The chef with no name 24 January 2020 How James Cochran lost the rights to his own name, and his triumphant comeback with Islington restaurant 12:51
In this week's issue... The chef with no name How James Cochran lost the rights to his own name, and his triumphant comeback with Islington restaurant 12:51
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Creole by Babette de Rozières

01 May 2008 by
Creole by Babette de Rozières

Creole
Babette de Rozières
Phaidon, £24.95
ISBN 978-0-7148-4814-3

There's no guesses as to what this book's about: it delivers what it says on the tin. Penned by Guadeloupe-born Babette de Rozières, who trained in France and is chef-patron of a popular Parisian restaurant, La Table de Babette, it has all the rustic, direct-flavoured dishes that you'd expect from the Caribbean.

Creole cuisine is, of course, a fusion of culinary influences - French, African, European, Asian - and its hallmarks include spicing (cinnamon, nutmeg, ginger and traditional spice mixes such as allspice) and a use of sweet and sour flavouring methods. Traditionally - at least in its southern American incarnation - it's called "soul food", so its dishes are great for putting on staff restaurant menus, where they deliver a comfort rating in a more exotic vein than our traditional British fare.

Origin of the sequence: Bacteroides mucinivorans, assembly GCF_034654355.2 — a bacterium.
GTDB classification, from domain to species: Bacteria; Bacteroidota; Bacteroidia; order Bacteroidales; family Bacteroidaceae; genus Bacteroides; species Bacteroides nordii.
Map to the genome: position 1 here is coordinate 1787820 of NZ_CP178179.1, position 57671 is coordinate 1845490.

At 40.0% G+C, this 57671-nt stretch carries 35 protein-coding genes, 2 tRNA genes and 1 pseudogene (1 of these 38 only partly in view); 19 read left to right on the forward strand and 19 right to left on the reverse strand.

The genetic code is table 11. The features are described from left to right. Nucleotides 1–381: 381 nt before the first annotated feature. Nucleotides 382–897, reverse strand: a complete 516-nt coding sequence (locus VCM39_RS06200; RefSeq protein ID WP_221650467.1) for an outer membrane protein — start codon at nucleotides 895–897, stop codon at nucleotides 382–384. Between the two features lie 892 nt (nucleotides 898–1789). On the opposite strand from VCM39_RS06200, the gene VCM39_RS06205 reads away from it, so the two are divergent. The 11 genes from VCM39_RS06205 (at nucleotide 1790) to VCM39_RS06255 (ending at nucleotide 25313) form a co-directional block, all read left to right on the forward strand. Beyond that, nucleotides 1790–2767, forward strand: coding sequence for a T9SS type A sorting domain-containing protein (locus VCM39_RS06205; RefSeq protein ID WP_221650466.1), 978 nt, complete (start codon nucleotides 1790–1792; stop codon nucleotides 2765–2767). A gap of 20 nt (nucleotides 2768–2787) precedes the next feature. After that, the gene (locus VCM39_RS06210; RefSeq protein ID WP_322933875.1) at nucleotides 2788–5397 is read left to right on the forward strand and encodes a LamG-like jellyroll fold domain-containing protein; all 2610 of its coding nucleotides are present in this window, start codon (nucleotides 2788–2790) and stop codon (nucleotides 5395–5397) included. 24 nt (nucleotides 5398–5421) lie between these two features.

De Rozières delivers all the comfort dishes that you could want, but now and then she also shows an awareness of contemporary trends and techniques in some of her dishes: in a recipe for mousse-stuffed eggs (the Caribbean nuance comes in the mousse's flavouring with herbs, local shellfish and spices) or another for banana flowers, again stuffed with shellfish, which looks rather like a Japanese version of Greek stuffed vine leaves.

There are also some interesting creole takes on European classics - cassoulet, for instance, made with salt beef and pigeon peas (a dried pea) instead of beans.

The book is set out clearly, with a pleasingly short preface, which tells you all you need to know about the author's background before launching straight into recipes. The photography is great and conveys the vibrancy of the cuisine through both ingredients and dishes.

There are five main ingredient-related chapters, each opening up with pictures of key ingredients (sometimes these are usefully listed in a glossary-style format). Look out for the opening pages of the fruit and veg, and the fish chapters, in particular. There's also a bonus section on drinks - everything from Caribbean punches to non-alcoholic frappés - all of which would be perfect for the summer if you were planning a Caribbean-themed menu or you just wanted to do a cocktail promotion.

All in all, a good introduction to a sometimes undervalued cuisine.

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